DOWNEY – The Downey Symphony Orchestra will be performing a momentous, historic concert this coming Saturday evening at the Civic Theatre. It will be noteworthy, not only because of a program uniquely designed for the occasion, but more significantly, thanks to its role in a singular celebration of the City of Downey’s 60th anniversary.
And while these statements may seem self-serving coming from the pen of one of the two composers to be represented in the program, they are merely intended as an introduction to a perspective I’d like to share – as a contributing composer who’s also a Downey resident – on why this program is so special.
Its very title, “The Stars Align,” points not only to the positive, fortuitous influences that have brought Downey throughout its history to the present day, but more specifically – and more poetically – to the impact of the early U.S. space industry on that very history.
The primary offering of the concert will be British composer Gustav Holst’s iconic and ground-breaking multi-movement work, appropriately titled, “The Planets.”
“The Planets” – completed exactly 100 years ago, in 1916 – is a classic example of what’s broadly described as “program” music, or music with “programmatic” content. These terms describe music that is written to take on extra-musical significance related to stories, images, or sentiments which the music endeavors to evoke or describe.
While its seven movements, each one named for one of the planets in Earth’s solar system, specifically correspond to their eponymous Greco-Roman gods, the visceral, energetic, dramatic music that Holst has created for each movement perfectly depicts the human characteristics attributed to each of these imaginary, yet somehow profoundly real, divine personalities. Here are their titles:
I Mars, the Bringer of War
II Venus, the Bringer of Peace
III Mercury, the Winged Messenger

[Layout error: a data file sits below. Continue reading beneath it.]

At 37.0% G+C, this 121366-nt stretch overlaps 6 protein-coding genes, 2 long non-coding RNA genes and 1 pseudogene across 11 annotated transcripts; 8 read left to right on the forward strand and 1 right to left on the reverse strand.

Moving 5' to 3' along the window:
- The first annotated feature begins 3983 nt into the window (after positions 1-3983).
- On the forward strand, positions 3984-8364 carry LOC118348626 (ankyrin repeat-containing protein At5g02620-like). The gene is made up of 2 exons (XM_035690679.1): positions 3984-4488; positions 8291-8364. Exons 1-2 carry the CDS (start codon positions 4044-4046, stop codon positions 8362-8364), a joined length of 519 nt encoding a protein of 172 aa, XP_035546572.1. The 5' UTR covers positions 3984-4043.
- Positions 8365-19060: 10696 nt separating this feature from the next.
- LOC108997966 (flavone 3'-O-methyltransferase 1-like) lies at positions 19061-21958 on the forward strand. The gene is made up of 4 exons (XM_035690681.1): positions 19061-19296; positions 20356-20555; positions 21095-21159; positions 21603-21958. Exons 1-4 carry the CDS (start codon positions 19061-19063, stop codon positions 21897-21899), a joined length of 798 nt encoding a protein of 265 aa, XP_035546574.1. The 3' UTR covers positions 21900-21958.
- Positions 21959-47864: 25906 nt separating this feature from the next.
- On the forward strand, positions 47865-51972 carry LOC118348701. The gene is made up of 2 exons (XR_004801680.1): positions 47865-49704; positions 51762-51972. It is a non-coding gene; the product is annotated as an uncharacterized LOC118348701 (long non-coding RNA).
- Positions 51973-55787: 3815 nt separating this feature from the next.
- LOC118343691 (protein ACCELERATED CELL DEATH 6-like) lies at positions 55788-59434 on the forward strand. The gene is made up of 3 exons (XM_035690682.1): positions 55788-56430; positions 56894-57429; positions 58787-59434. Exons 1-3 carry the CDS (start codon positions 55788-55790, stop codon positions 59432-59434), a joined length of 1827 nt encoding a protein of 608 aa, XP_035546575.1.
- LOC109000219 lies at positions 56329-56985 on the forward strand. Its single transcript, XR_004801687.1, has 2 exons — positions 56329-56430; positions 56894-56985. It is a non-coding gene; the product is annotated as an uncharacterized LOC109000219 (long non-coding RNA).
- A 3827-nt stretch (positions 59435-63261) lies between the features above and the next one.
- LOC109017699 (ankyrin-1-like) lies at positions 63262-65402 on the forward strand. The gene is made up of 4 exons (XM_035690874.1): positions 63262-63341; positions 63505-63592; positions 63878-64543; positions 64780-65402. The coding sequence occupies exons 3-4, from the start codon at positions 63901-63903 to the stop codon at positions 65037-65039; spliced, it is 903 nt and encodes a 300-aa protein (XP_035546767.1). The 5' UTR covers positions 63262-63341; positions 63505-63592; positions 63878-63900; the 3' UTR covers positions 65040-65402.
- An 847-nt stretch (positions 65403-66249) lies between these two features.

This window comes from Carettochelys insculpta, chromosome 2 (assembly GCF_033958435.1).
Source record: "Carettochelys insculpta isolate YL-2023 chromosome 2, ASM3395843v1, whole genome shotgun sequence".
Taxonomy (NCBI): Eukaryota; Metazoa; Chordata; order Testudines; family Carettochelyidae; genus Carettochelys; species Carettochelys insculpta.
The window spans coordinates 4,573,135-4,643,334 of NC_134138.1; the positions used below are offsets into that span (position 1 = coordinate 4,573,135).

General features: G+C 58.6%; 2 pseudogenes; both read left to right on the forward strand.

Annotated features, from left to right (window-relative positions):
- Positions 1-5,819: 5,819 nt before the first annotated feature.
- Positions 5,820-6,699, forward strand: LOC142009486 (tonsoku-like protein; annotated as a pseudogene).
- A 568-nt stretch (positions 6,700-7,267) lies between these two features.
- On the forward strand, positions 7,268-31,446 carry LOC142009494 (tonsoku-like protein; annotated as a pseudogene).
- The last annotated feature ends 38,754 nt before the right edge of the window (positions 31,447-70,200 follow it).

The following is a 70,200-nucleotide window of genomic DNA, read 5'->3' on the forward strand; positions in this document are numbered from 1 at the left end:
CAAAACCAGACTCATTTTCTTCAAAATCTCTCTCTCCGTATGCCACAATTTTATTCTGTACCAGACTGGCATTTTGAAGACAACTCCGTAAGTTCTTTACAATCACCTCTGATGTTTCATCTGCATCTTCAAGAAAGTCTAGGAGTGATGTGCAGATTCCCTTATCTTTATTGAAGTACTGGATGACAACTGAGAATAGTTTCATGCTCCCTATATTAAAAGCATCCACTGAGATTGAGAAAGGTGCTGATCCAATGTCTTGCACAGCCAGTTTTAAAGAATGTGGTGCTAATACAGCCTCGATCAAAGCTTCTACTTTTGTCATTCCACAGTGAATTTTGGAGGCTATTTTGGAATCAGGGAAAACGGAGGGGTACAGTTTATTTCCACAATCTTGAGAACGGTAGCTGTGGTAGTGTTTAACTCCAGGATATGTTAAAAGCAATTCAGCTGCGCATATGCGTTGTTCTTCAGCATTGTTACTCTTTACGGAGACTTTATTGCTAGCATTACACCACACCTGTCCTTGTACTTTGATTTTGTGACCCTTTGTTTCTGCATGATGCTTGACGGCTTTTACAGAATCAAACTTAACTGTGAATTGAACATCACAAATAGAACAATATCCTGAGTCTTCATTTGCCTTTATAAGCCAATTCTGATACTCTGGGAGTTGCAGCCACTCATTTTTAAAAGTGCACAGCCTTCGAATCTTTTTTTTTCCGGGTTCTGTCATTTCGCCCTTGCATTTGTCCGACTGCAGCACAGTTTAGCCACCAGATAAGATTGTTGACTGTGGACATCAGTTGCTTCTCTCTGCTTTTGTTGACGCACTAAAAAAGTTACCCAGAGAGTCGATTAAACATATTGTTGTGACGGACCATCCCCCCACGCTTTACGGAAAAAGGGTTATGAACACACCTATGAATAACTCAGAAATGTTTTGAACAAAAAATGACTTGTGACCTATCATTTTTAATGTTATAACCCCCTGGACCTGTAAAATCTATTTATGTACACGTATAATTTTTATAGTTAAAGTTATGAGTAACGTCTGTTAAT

IV Jupiter, the Bringer of Jollity
V Saturn, the Bringer of Old Age
VI Uranus, the Magician
VII Neptune, the Mystic
Likewise, the 3-movement composition I have written – titled “Downey Celebration Suite” – is meant to portray images of Downey, its character, and its natural and cultural history. The first movement is called “Sanguine Scherzo.” It features a lilting, cheerful theme, as suggested by the astrologically optimistic title of the entire program.
The second movement – “Sunrise Serenade” – is intended to conjure up the experience of daybreak as it would have arisen over the orange groves and open fields of mostly rural Downey in the 1950’s and ’60’s. (It also sneakily references another ‘planet,’ beyond the seven invoked by Holst.)
One last – almost hidden – programmatic element of this second movement is that its melody is based on the lyrical rhythm suggested by spelling aloud the letters of the city: “D-O-dou-ble-u-N-E-Y.”
The third movement finally breaks from the alliterative titles of the first two movements in order to celebrate the advent of a new cultural influence in Downey, and that is the growth of a flourishing Latino community. This closing movement is entitled “Salsa Caliente.”
It begins with a high-energy opening motif utilizing Latin hand percussion, which transitions into a mariachi trumpet duet as a second theme. That melody ultimately combines with the opening theme for an upbeat, celebratory conclusion.
Conductor Sharon Lavery designed the program beginning with the Holst, which at about 50 minutes in length, can be seen as the concert’s main course. The shorter opening suite, which she graciously commissioned to this writer, serves as an appetizer to that world-famous entrée (hopefully a tasty one).
Even beyond its unique two-work, intermission-free program, this upcoming concert is significant to the history of Downey in that the Downey Symphony Orchestra is almost as old as the City itself. According to the American Federation of Musicians’ online listing, of 35 affiliated symphony orchestras in the region, the Downey Symphony Orchestra ranks as tied for ninth oldest, including such iconic orchestras as the Los Angeles Philharmonic and the Hollywood Bowl Orchestra.
Further, in order to help fund the large orchestra called for by the Holst, the DSO was the beneficiary of a grant from the prestigious National Endowment for the Arts.
It’s an honor for me as a resident to participate in this musical celebration of Downey’s history, and I hope as many of the Patriot’s readers as possible will make time to attend the concert this Saturday at the Downey Civic Theatre at 8 p.m., preceded by a pre-concert lecture-discussion at 7:15.